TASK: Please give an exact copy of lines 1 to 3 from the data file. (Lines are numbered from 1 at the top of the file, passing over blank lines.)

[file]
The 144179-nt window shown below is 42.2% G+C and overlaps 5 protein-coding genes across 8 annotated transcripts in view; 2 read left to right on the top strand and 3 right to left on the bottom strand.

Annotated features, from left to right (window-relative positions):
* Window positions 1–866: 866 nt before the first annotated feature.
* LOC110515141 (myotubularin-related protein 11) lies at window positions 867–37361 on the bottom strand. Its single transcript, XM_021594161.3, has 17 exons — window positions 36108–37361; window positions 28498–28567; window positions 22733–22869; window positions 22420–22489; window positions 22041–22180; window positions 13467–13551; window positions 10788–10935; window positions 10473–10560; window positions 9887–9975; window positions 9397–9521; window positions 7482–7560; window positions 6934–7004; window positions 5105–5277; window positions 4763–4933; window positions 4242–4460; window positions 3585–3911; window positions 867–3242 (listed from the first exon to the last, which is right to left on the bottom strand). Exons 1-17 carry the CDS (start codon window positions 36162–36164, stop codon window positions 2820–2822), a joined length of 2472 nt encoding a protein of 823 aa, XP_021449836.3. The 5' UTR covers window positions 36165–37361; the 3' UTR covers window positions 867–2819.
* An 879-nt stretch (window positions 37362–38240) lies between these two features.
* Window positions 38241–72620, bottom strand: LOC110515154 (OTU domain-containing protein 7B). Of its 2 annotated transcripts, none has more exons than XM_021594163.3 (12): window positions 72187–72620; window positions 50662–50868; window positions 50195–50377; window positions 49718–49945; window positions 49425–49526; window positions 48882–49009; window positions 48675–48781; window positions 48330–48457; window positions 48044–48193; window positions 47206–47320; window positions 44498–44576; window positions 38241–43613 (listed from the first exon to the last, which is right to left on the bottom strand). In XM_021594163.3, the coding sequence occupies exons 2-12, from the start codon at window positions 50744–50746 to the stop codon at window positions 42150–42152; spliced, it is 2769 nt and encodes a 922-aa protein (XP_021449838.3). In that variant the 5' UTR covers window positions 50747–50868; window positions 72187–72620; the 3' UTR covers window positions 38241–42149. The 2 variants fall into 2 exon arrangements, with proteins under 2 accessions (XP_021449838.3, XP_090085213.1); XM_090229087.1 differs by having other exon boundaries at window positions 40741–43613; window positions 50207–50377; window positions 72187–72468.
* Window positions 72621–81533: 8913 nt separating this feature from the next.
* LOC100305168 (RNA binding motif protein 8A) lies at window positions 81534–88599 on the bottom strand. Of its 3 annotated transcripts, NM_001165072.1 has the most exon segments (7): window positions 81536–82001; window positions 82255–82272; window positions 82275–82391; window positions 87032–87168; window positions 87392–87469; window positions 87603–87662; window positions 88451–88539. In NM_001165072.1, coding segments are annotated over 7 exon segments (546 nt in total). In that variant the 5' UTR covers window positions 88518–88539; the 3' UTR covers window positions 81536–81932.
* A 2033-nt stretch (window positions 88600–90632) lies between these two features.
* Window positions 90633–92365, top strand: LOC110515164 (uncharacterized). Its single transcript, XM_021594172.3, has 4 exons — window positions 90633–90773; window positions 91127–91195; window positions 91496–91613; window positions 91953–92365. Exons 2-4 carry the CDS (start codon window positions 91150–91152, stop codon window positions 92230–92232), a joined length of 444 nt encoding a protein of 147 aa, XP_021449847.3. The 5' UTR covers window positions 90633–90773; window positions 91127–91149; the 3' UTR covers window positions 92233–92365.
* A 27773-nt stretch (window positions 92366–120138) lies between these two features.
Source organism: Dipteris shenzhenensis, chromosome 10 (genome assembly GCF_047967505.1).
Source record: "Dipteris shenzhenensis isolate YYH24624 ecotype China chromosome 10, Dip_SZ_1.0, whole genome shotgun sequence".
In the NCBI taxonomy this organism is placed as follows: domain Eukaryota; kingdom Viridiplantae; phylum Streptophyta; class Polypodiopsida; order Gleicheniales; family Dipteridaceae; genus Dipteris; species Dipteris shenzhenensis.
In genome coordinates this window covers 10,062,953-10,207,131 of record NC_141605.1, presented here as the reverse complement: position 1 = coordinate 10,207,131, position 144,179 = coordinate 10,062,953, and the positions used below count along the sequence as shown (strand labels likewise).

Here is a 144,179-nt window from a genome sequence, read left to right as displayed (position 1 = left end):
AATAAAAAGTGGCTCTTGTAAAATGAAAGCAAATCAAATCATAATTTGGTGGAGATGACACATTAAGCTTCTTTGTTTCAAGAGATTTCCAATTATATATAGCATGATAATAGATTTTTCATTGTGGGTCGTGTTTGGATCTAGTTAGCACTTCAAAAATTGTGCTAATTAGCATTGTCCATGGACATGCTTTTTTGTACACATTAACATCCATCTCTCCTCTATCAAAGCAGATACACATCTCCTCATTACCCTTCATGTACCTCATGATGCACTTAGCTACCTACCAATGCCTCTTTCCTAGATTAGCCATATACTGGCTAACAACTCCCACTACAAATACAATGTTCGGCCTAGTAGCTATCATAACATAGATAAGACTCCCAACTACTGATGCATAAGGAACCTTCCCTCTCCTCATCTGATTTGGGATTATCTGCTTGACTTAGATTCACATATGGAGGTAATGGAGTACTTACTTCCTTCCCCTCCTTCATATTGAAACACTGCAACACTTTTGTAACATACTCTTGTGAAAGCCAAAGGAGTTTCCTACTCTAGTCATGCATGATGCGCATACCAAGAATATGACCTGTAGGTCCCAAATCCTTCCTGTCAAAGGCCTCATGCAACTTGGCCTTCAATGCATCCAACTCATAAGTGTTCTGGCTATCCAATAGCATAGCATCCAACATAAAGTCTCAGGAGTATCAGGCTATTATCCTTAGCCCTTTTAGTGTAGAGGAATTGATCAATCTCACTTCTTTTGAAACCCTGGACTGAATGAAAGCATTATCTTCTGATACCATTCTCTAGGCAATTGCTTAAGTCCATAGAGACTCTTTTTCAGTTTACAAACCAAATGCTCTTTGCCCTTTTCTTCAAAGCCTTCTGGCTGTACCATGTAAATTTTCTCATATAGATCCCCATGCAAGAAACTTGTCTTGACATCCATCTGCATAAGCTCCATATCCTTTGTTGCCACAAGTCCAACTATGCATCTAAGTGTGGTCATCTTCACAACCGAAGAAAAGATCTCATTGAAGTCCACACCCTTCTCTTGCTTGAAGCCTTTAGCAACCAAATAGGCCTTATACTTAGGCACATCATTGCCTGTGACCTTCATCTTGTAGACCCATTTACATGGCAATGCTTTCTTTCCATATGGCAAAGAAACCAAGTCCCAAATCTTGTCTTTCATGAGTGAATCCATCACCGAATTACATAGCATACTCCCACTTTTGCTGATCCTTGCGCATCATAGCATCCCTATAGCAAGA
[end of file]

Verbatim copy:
The 144179-nt window shown below is 42.2% G+C and overlaps 5 protein-coding genes across 8 annotated transcripts in view; 2 read left to right on the top strand and 3 right to left on the bottom strand.

Annotated features, from left to right (window-relative positions):
* Window positions 1–866: 866 nt before the first annotated feature.